Craigslist Homepage redesign
User Research, Interaction Design
Information Architecture, Interaction Design, Evaluative User Research
Card Sorting, Interviewing, Usability Testing, Paper Prototyping, A/B Testing, High Fidelity Mockups,
This project aims to present a redesign for the Craigslist homepage to reduce confusion and intimidation for new users. This was a personal side project to demonstrate my process and how to improve the user experience while working within the constraints of an existing design language which eschews images, nondefault colors, minimal capitalization fancy typefaces and selector styles.
Based on interviews with users who preferred to not use craigslist, the website was described as "intimidating" and "confusing".
To analyze the effectiveness of the information architecture, I conducted a card sorting exercise to see how users would group the different categories and to see if the existing labeling was clear.
In terms of organization, the categories of gig, job, and services were generally grouped together. Furthermore, forums and community were grouped separately from the rest because they were not related to classifieds, as they did not involve offering or searching for something. I also found that the term "gig" was not universally understood.
In order to simplify the homepage to make it more welcoming, the primary feature of this redesign was to replace the wall of hyperlink options with a series of dynamic drop-down selectors that guided users towards what type of service they were looking for. First they'd choose whether they were posting or searching for something. Then it provided the general areas to search through: professional, romantic, community, etc. The three types of professional work: gigs, services, and jobs, were consolidated into "professional", which were separated in a second drop down selector. Each selector generated another selector until enough detail was collected to send them to a specific board with their postings of interest. By showing only one or two selectors at a time, it gave greater focus on what the user needed to do. By simulating relatively natural language by framing the choices into a sentence e.g. "I am [looking for] an [item]: [computer]", it reduces ambiguity about what is going to show up next.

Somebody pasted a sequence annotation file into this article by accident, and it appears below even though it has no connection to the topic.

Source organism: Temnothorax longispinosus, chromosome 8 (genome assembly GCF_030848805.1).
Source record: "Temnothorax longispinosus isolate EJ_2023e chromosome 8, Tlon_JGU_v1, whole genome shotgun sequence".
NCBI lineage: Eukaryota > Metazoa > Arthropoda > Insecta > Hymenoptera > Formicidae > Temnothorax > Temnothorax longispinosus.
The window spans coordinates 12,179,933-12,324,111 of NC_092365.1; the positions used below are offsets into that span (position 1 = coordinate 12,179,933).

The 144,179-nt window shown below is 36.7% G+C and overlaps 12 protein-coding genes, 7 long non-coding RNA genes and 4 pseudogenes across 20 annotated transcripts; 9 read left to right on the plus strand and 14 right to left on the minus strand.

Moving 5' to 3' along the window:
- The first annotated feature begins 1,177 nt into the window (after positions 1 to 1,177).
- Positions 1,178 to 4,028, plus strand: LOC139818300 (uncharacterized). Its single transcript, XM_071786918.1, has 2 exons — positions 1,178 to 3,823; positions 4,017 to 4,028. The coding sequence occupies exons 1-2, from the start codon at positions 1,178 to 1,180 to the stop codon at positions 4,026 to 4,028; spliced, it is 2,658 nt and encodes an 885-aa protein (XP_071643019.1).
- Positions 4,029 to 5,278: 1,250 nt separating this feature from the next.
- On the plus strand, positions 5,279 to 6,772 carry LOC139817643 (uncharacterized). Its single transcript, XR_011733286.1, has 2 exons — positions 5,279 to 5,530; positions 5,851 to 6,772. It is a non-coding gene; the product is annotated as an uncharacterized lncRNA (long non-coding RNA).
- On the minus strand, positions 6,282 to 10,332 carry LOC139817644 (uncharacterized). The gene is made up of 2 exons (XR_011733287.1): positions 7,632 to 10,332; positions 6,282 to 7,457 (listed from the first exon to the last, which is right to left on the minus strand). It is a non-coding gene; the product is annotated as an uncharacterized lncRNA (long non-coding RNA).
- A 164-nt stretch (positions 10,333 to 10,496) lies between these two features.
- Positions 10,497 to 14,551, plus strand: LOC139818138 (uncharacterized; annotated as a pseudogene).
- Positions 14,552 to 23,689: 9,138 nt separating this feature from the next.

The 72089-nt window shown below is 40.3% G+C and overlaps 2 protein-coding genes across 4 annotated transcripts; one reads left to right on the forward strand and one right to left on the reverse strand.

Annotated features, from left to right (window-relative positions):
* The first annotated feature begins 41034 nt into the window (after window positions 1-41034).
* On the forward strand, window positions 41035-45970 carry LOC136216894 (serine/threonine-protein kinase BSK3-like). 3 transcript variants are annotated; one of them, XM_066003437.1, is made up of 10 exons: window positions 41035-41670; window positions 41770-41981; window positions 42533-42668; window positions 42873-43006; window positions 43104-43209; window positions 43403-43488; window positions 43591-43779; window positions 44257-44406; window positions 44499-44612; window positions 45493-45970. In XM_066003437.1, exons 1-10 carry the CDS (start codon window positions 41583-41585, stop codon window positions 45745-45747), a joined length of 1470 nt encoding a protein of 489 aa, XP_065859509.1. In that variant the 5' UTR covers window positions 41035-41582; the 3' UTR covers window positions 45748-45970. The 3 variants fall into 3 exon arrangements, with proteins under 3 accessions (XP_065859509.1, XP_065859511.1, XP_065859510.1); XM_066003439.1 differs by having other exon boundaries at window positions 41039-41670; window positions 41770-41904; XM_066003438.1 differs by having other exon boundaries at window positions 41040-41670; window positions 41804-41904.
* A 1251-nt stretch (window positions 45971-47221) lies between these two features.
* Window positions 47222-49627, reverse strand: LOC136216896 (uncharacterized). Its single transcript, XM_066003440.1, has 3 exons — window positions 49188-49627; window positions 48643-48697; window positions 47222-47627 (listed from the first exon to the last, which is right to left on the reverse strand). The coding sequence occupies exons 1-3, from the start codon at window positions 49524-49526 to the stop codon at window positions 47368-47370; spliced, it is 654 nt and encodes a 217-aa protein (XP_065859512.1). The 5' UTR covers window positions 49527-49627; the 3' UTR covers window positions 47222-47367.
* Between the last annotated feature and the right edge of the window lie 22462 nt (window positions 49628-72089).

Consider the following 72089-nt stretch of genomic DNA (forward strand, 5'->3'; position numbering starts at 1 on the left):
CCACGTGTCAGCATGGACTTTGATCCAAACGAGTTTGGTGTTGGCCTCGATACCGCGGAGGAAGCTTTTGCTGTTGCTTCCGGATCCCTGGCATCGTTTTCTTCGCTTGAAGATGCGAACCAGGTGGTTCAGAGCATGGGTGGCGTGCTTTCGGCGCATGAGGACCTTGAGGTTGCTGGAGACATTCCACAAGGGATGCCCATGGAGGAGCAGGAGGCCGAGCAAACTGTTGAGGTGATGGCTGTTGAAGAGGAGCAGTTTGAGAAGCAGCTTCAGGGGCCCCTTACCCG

To reduce the number of clicks upon repeat visits, a history of the last 3 category searches conducted are kept underneath the selectors. Since repeat visitors are often doing the same thing e.g. selling similar types of items or searching for jobs in the same industry, this reduced repetitiveness of working with the selectors.
Elements such as the about section, the discussion forums, the career section, the Youtube channel link, etc. were relocated to the bottom. The discussion forums section was simplified into a single link that would be filtered further in the forums section.
The various location change elements along the top and right side, such as subsections and nearby cities, were consolidated into the top left corner. This allows the location context to be easily noticed while not detracting from the main screen. The only other elements along the top were the search bar and log in as they also helped with using the ads but were for more power users.
In order to evaluate my intended design, I created a paper prototype to conduct usability tests with. The takeaways from the users were that there were too many selectors to get to where they needed to go. After testing different numbers of selectors, I found 4 selectors balanced the trade off between specificity and simplicity. I also relocated the location selector because it was considered too distracting since the default location should be where they were.